6. I helped her make plans to go out of town in a few weekends (but they fell through).
7. I’m being very accommodating to help her with a vacation in December, that would be with 3 other girls to NYC.

The thing about sitting down with her and having a discussion about my specific issues is that I am afraid that it will make things awkward going forward. It’s not that I want her to wonder every time she needs to come talk to us if we’d rather she wasn’t there. I don’t want her to think, hmmm, let’s see I went with them the last 3 times, this time I shouldn’t go. What I want, is for her to have what my last AP had and that is some desire to be alone too! :) I have asked her about her relationship with her family. She is close to her dad and her sister, but not her mom or her 2 brothers. She was busy all the time in her home country, never at home.

While I really agree and appreciate the life lessons that could come out of a talk like this executed correctly. Thank you CCDC. And I appreciate such specific tips Shana – what great information you’ve laid out. At this point I feel like pointing out specifics will just hurt her feelings.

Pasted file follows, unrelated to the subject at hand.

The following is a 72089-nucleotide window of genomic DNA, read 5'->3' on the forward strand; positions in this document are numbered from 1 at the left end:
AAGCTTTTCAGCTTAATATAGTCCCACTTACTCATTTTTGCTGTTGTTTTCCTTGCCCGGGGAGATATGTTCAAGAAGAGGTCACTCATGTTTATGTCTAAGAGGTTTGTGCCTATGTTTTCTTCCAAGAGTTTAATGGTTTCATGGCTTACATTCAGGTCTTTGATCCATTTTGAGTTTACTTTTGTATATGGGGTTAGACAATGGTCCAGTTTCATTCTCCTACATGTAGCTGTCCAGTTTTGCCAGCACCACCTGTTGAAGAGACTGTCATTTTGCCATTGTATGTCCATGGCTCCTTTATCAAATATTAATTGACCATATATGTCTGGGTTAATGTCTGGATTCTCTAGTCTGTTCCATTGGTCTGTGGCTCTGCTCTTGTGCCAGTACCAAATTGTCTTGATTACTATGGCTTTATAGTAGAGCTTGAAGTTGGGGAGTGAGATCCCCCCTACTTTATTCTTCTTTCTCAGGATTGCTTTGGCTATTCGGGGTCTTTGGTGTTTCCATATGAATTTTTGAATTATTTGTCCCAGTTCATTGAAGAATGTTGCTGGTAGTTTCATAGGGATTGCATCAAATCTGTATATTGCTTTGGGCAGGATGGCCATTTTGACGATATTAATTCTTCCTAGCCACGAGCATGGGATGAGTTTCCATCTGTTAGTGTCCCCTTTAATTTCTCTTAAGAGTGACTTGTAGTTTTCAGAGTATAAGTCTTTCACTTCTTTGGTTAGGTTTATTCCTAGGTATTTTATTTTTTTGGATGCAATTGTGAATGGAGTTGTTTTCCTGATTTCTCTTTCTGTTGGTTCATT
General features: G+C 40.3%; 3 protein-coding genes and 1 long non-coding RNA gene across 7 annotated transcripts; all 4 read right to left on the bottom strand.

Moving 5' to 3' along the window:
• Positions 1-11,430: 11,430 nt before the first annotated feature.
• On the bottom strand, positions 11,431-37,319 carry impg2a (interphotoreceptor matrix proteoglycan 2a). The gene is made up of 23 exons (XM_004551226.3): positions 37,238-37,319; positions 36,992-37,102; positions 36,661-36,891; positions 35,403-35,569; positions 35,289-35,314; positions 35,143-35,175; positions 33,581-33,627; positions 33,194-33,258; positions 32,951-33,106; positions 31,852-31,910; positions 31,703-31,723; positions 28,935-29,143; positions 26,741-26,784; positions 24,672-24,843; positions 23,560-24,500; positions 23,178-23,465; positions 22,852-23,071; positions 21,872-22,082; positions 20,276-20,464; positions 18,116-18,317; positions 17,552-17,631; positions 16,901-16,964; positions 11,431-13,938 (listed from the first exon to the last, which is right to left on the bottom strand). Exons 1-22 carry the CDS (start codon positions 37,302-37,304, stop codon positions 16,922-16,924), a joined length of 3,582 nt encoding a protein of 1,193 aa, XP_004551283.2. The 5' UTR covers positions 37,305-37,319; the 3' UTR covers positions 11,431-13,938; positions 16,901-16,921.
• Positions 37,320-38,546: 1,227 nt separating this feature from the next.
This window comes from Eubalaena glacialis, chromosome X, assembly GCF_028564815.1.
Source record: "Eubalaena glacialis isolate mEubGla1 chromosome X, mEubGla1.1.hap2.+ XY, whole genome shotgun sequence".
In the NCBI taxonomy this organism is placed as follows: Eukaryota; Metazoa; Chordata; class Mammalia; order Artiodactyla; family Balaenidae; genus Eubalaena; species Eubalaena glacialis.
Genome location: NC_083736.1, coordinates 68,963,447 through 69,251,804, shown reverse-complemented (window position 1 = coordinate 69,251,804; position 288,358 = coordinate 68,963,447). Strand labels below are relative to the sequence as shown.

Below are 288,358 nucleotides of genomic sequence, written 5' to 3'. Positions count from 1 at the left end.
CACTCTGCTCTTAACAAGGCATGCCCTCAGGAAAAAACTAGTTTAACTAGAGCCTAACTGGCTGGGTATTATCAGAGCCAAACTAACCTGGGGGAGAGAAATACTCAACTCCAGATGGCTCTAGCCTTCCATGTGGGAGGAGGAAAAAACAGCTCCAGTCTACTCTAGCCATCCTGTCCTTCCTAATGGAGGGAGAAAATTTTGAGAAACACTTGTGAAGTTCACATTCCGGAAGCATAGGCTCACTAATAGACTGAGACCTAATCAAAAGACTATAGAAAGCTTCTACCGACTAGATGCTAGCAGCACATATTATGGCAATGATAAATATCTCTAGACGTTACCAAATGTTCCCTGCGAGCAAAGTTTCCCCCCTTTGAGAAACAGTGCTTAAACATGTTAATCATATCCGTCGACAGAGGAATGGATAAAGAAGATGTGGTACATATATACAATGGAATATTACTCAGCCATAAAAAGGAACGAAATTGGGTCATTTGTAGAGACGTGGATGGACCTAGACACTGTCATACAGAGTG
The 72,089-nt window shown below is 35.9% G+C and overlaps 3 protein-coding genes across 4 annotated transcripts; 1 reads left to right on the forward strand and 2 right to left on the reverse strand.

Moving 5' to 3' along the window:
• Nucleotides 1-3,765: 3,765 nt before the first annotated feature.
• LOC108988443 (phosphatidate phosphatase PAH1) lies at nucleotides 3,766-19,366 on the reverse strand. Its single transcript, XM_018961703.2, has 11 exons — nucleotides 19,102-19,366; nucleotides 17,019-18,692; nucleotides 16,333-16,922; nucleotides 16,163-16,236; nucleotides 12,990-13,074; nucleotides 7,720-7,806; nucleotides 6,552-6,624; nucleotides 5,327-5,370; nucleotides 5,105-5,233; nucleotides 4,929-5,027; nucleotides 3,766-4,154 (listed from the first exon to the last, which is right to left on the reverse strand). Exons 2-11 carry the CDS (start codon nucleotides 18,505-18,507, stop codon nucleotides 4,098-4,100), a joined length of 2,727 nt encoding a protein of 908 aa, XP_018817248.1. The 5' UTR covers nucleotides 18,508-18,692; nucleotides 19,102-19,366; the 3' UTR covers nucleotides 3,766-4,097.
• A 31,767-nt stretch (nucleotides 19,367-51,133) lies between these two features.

And you know, what do I want from her specifically? I’m not sure I know the answer to that yet. Honestly it depends on the day, it depends on my mood. In such an over-scheduled life, I want to not have to PLAN OUT my downtime! Letting someone else know when I might or not feel like talking or hanging out with them. So having a discussion before I can give more clear instructions about what I want from her and boundaries I want to set, doesn’t seem like a good idea when feelings could be hurt. At this point, other than all the plans I’m making, or helping her make, I am also going to be direct in the moment. I think for me, that is better than a sit down. So just saying, “Hey, you know we haven’t seen each other all week, and we really need some time together”. Or just simply “I don’t have energy to talk right now, I’d like to be alone”. Those kinds of things. Since part of my annoyance is really based on how I feel, I’d rather blame it on that in the moment. So she doesn’t have to guess how to apply our ‘big talk’ – when and what I was talking about, misinterpreting, and left feeling unappreciated.